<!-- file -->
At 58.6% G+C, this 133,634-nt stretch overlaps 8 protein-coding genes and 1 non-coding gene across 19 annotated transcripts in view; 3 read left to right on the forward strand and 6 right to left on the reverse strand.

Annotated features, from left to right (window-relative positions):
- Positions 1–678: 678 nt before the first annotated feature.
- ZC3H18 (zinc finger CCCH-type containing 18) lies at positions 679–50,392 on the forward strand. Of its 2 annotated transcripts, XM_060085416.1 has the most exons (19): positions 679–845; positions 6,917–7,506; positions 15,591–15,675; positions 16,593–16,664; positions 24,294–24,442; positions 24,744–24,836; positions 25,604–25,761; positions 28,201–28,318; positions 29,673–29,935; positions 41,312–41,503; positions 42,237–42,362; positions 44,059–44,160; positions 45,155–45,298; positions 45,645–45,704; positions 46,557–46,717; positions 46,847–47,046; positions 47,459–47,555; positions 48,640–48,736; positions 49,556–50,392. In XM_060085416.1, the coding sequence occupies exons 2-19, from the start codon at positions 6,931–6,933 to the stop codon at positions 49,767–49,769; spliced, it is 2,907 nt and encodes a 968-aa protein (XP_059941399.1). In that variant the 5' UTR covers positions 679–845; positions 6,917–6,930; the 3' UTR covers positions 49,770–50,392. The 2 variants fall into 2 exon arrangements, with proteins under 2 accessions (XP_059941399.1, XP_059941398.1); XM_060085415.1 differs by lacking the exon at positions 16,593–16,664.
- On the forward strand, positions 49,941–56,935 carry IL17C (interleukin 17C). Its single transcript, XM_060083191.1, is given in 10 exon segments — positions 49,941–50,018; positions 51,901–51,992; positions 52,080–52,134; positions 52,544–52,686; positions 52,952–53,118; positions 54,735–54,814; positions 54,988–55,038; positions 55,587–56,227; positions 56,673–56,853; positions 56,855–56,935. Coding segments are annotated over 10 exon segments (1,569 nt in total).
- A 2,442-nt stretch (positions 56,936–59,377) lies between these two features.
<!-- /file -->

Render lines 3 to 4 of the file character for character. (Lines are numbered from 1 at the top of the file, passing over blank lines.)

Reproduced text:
- Positions 1–678: 678 nt before the first annotated feature.
- ZC3H18 (zinc finger CCCH-type containing 18) lies at positions 679–50,392 on the forward strand. Of its 2 annotated transcripts, XM_060085416.1 has the most exons (19): positions 679–845; positions 6,917–7,506; positions 15,591–15,675; positions 16,593–16,664; positions 24,294–24,442; positions 24,744–24,836; positions 25,604–25,761; positions 28,201–28,318; positions 29,673–29,935; positions 41,312–41,503; positions 42,237–42,362; positions 44,059–44,160; positions 45,155–45,298; positions 45,645–45,704; positions 46,557–46,717; positions 46,847–47,046; positions 47,459–47,555; positions 48,640–48,736; positions 49,556–50,392. In XM_060085416.1, the coding sequence occupies exons 2-19, from the start codon at positions 6,931–6,933 to the stop codon at positions 49,767–49,769; spliced, it is 2,907 nt and encodes a 968-aa protein (XP_059941399.1). In that variant the 5' UTR covers positions 679–845; positions 6,917–6,930; the 3' UTR covers positions 49,770–50,392. The 2 variants fall into 2 exon arrangements, with proteins under 2 accessions (XP_059941399.1, XP_059941398.1); XM_060085415.1 differs by lacking the exon at positions 16,593–16,664.